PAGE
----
We’re told, almost certainly apocryphally, that one of the earliest movies was of a train heading directly toward the camera, and that audiences who saw it ran for their lives. We’re told that a truly great piece of fiction makes the reader forget they’re reading a book (or seeing a movie, etc.) and immerses them entirely in the secondary world of the story.
I’ve never bought it. Oh, I’ve read plenty of immersive stories in my time, but every single time the thought in my head was not “this is real! If the characters die, I will too!” My typical thought is more along the lines of “oh, this is really good! How can I pull off this same effect in my own work?”
Maybe it’s because I’m a writer, and I know how the sausage gets made. Maybe my insider knowledge of how stories are put together keeps me from enjoying them in the intended manner. I don’t think so, though. I think pretty much every consumer of culture knows the basics of how entertainment is made. The water cooler talk about the latest Game of Thrones episode is often as much about the difference between practical and CG effects as it is “can you believe character X did that to character Y?”
Then there are the commenters. In one of my books I suggested that a given handgun could hold thirteen bullets (you get a prize if you can guess which book this was. The prize is that you briefly made me feel like I exist). I got an email from a reader who told me he had enjoyed the book up to that point, but really, since said gun could actually hold fourteen bullets, he could no longer appreciate my work and would not be purchasing any of my future books. I actually took this seriously and mentioned, in the second volume of the series, that the gun could hold fourteen rounds.
I then got an angry email from a reader saying that if I didn’t know the gun could only hold thirteen bullets, I wasn’t fit to be writing about vampires.
I mention this story because I think it shows that we, as media savvy entertainment consumers, have stopped willfully suspending our disbelief–if we ever did. Just as some people can watch a movie and check their texts at the same time (horrible people), when we read a book we’re never completely lost in the imagined world. We’re always–always–comparing the story to what we know, to what we’ve read before. We run to wikipedia or at least the dictionary if we find concepts or even just words that are unfamiliar in our texts. We discuss our stories endlessly–Chris Hardwick has made a career out of dissecting TV shows the very second they’ve finished airing. I don’t think disbelief enters into the equation at any point.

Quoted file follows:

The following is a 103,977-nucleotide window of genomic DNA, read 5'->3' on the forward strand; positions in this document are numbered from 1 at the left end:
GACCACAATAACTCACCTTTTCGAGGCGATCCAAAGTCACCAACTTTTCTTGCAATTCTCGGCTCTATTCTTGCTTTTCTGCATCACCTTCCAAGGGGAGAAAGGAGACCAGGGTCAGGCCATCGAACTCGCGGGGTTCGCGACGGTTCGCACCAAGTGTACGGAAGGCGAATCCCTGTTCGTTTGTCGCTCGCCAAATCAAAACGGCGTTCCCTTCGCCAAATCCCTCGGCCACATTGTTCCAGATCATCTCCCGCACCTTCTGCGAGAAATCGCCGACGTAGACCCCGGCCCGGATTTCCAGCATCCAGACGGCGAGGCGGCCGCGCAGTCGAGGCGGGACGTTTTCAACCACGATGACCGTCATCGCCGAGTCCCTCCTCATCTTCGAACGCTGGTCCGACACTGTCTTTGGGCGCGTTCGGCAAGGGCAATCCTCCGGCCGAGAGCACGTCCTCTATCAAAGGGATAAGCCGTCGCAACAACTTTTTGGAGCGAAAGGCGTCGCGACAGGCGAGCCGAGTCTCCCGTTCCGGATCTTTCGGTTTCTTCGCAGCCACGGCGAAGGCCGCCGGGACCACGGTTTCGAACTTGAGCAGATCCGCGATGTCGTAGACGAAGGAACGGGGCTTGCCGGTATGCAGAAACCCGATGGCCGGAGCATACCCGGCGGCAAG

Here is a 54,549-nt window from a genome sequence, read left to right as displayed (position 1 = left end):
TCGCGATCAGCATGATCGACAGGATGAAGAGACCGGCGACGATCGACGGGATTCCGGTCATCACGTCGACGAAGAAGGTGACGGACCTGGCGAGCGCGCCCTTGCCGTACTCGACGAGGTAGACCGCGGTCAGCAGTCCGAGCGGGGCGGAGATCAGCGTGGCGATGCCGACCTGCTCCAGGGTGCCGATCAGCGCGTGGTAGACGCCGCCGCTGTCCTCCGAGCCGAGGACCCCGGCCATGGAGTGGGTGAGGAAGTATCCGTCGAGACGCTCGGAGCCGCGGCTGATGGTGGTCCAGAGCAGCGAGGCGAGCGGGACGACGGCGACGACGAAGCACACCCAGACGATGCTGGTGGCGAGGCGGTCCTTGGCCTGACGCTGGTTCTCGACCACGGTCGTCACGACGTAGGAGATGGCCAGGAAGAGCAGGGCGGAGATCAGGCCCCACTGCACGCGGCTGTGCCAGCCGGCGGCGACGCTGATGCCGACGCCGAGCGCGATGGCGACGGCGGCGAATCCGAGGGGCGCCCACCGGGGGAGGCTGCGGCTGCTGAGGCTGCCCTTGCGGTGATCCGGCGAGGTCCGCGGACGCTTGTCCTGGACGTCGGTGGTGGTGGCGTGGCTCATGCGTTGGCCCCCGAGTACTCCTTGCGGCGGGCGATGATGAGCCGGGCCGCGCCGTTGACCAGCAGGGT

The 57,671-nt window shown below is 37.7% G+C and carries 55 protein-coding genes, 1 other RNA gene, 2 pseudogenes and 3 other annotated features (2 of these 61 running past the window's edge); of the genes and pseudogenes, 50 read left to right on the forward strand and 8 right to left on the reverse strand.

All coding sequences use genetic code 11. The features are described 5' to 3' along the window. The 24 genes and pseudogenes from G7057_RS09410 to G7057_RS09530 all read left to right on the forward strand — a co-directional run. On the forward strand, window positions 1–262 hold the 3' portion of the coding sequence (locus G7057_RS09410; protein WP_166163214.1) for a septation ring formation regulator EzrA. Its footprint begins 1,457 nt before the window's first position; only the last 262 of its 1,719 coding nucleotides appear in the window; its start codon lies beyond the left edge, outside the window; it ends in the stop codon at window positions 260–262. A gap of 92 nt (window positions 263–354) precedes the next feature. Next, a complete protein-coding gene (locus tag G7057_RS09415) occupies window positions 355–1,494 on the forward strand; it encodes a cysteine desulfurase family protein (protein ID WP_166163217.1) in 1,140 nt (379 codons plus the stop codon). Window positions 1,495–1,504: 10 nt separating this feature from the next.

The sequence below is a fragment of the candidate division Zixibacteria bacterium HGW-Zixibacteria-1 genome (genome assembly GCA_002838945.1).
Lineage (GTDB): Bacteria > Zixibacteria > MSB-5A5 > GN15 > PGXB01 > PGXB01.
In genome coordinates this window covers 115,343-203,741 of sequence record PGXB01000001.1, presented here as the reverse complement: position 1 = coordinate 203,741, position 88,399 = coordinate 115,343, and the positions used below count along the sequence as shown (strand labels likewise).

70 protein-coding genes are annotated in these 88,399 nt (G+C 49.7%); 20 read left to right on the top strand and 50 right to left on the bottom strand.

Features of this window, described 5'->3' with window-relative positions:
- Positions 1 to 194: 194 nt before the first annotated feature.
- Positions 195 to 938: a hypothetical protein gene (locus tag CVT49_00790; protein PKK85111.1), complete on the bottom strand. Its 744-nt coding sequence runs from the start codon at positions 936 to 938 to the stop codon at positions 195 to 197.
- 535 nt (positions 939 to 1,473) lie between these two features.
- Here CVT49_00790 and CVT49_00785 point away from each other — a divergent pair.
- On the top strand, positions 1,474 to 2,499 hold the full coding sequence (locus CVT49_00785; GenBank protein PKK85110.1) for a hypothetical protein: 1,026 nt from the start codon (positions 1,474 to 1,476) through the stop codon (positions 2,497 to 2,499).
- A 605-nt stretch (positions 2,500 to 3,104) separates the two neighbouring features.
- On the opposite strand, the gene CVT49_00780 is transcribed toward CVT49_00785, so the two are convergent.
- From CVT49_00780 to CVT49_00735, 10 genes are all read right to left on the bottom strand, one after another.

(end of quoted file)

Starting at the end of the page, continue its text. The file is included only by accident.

Instead I think we are actively participating in cultural transmission. Rather than passively submerging ourselves in words and images, we are all, in our heads, remixing them continuously into nuanced interpretations, hot takes, and snarky scorn. We don’t just absorb texts, we study them, mining for ideas for our own work, or at the very least for sick burns we can share with co-workers.
As media becomes more and more integrated into our psychological landscape we become more adept at using it, rather than being manipulated by it (current politics notwithstanding). We always experience texts at a remove, now. But I don’t know if this is purely an artifact of the twenty-first century. I’ve always been interested in mythology, and one of the first questions you end up asking when you read Bullfinch is whether the Greeks really believed that the sun was a chariot with Apollo at the reins. The answer of course is that some people did, while others simply used the story to organize their lives–just as many people today seem unable to understand the news or the actions of their friends without framing them in terms of scenes from Harry Potter. I think this may be something intrinsic in the way we tell stories.
Think of a stage magician’s show. We are told that the magician will saw a woman in half. We watch it happen. Yet only a very small part of our lizard brains actually thinks it’s real. The vast majority of our consciousness is instead devoted to trying to figure out how the trick is done. We engage with the act on multiple levels at once, almost all of them on a metatextual level–we are outside the thing we perceive, aware of factors beyond what the magician wants us to see. The same can be said for every book we read, every television show we watch. Really interesting art often plays with our expectations and our preconceptions. Think of unreliable narrators, antiheroes and stories that break the fourth wall.
When Coleridge coined the term “willful suspension of disbelief” in 1817, he was specifically talking about genre stuff (what he would call “fantastical tales”) being leavened with verisimilitude and human pathos to make it more palatable. His idea was that readers would scoff at fantasy stories unless they were given enough realism to have something to hang onto. I’m not sure if this was true even at the time; I’m certain it isn’t, now.
What’s the takeaway here, for writers? Be conscious, always, of the fact that your reader isn’t reading your work in a vacuum. She has access to endless secondary sources. She can call you on your bullshit, or she can get in a discussion group with hundreds of other people about the details of your fiction. Don’t let that paralyze you, though. Instead, play with it. Withhold details or intentionally provide false information–which you correct later, for dramatic effect. Don’t be afraid of direct address or other techniques which might damage the illusion of secondary reality. But always remember, when you write, you are not alone. You are not screaming your truth into a void. You are contributing one long twitter thread in the culture conversation that began before you were born and will long outlive you.
Was that helpful? Or are you already rolling your eyes, thinking about how I overwrote that last sentence, and how much of this article I got wrong?